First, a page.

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'We Can't Trust the Permafrost Anymore': Doomsday Vault at Risk in Norway

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Dusk at the Svalbard Global Seed Vault. Frode Bjorshol / Flickr / CC BY 2.0

By Eoin Higgins

Just over a decade after it first opened, the world's "doomsday vault" of seeds is imperiled by climate change as the polar region where it's located warms faster than any other area on the planet.


The Svalbard Global Seed Vault, which opened in late February 2008, was built by the organization Crop Trust and the Norwegian government on the island of Svalbard next to the northernmost town in the world with more than 1,000 residents, Longyearbyen.

"Svalbard is the ultimate failsafe for biodiversity of crops," said Crop Trust executive director Marie Haga.

Northern temperatures and environment on the island were a major reason for the construction. According to in-depth reporting from CNN, the project planners hoped that the permafrost around the construction of the underground vault would, in time, refreeze. But the planet has other plans.

Longyearbyen and, by extension, the vault, is warming more rapidly than the rest of the planet. That's because the polar regions of Earth—the coldest areas on the planet—are less able to reflect sunlight away from the polar seas due to disappearing ice and snow cover.

It's an ironic turn of events for the creators of the vault, who chose the location for the vault "because the area is not prone to volcanoes or earthquakes, while the Norwegian political system is also extremely stable,'" said CNN.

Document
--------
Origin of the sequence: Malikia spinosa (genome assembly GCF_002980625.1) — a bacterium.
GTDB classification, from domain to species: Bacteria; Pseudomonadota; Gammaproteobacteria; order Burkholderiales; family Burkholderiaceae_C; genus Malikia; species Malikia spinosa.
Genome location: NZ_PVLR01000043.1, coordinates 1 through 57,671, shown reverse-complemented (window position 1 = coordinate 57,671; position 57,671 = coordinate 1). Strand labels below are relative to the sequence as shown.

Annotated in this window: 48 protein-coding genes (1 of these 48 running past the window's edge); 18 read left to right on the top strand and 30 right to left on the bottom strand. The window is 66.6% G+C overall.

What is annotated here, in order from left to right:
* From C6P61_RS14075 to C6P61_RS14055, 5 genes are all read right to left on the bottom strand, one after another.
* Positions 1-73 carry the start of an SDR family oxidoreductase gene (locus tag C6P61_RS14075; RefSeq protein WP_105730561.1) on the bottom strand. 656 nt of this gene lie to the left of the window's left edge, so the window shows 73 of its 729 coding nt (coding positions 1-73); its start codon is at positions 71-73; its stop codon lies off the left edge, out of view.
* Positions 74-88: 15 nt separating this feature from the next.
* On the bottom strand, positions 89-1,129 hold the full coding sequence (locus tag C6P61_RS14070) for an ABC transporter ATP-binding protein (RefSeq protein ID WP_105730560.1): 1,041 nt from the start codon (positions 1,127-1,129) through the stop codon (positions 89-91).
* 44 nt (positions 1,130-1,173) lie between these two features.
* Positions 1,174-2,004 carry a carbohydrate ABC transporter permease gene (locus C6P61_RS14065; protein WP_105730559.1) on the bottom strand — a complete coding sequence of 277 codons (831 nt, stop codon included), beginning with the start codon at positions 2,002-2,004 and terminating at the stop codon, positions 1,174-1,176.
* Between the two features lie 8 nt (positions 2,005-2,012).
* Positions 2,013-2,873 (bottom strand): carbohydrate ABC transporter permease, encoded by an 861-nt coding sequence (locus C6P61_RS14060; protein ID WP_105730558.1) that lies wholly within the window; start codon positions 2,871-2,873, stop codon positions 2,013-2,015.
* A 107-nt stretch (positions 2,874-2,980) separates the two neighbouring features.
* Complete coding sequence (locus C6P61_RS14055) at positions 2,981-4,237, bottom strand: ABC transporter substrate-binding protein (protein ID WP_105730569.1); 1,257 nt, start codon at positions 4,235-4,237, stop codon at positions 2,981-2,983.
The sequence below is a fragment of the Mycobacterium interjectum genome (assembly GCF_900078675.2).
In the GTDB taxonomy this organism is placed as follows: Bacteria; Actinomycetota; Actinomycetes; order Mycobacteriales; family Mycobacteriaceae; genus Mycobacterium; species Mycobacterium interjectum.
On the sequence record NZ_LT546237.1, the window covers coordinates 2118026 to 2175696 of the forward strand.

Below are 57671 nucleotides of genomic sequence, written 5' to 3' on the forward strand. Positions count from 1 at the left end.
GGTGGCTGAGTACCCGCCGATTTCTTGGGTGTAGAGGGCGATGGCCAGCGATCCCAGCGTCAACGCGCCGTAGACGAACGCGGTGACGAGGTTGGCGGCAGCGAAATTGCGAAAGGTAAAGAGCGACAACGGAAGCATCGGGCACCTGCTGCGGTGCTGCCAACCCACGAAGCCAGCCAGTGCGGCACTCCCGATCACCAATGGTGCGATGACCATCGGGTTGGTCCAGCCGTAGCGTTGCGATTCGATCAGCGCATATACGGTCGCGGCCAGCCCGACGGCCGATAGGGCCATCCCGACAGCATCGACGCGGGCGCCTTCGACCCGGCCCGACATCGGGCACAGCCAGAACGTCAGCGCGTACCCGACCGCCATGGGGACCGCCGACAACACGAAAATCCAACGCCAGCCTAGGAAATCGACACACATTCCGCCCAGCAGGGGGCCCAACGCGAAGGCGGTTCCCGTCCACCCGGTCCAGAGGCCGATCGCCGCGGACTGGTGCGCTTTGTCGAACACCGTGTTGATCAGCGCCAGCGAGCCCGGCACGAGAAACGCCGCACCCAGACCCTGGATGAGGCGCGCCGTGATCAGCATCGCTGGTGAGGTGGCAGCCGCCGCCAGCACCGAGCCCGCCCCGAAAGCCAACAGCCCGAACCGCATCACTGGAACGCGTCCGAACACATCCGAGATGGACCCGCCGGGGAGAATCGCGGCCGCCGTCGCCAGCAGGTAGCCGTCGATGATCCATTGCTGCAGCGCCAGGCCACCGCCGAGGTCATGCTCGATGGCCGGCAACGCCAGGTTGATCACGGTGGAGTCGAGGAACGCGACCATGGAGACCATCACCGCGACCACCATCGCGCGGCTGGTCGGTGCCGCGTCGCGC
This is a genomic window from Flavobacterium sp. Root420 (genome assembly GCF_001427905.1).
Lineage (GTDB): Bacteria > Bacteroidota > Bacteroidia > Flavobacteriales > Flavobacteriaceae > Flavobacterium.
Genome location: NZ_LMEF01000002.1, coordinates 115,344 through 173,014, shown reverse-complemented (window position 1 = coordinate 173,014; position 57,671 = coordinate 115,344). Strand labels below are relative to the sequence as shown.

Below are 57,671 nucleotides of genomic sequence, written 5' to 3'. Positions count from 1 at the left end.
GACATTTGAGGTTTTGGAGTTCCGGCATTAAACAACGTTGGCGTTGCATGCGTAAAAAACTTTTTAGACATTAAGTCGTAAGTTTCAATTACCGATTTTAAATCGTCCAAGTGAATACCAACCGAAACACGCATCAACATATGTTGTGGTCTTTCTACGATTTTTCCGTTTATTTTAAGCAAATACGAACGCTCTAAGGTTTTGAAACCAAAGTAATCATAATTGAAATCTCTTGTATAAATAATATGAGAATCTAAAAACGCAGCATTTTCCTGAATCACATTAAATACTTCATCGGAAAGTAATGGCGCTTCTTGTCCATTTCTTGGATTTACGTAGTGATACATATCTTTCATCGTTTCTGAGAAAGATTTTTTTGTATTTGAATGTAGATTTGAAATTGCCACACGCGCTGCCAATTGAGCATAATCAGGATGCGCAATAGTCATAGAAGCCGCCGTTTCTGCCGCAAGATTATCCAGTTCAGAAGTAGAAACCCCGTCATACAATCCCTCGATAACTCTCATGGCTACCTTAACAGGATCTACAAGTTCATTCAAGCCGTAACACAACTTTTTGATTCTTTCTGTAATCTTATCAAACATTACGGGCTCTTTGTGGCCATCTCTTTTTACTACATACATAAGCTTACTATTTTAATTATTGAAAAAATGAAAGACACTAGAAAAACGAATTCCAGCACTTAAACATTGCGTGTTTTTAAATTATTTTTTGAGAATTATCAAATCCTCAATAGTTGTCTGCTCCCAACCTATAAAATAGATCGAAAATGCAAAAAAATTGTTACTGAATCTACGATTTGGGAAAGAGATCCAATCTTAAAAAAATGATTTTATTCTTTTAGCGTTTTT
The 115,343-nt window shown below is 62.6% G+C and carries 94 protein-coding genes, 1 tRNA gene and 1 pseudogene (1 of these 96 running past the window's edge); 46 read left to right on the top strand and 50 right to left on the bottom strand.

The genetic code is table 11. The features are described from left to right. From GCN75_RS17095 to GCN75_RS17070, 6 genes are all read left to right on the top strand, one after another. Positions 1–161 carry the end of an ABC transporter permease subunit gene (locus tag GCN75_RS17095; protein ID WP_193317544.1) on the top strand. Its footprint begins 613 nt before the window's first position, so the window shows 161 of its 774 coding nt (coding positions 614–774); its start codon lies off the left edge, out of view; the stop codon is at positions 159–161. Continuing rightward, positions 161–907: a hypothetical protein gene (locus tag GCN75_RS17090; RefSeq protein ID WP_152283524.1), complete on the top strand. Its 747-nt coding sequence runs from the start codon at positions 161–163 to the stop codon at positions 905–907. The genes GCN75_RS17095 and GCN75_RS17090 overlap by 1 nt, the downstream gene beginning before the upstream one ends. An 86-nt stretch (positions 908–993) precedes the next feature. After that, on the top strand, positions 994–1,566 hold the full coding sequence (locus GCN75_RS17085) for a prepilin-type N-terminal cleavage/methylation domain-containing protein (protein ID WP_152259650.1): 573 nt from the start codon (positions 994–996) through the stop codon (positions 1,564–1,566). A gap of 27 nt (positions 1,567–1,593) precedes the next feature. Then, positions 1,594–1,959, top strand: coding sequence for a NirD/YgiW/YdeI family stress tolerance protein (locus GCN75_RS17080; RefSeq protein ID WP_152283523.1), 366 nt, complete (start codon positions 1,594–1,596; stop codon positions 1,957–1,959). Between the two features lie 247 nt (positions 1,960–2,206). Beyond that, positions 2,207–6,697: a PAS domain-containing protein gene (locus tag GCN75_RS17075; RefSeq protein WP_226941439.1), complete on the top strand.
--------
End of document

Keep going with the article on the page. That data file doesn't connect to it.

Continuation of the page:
Because of the warming, the permafrost around the underground vault's tunnel entrance has not refrozen. That led to leaking water in the tunnel in October 2016, which then froze into ice.

In response, CNN reported, "Statsbygg [the Norwegian state agency in charge of real estate] undertook 100 million Norwegian krone ($11.7 million) of reconstruction work, more than double the original cost of the structure."

But the warming now may become unsustainable for the structure. It's already forcing changes to Longyearbyen's population of 2,144 as the people in the town find themselves scrambling to avoid avalanches and deal with a changing climate that's more often dumping rain rather than snow.

"We can't trust the permafrost anymore," said Statsbygg communications manager Hege Njaa Aschim.

British advocacy group Global Citizen was more to the point.

"Not good," the group tweeted.

Reposted with permission from our media associate Common Dreams.

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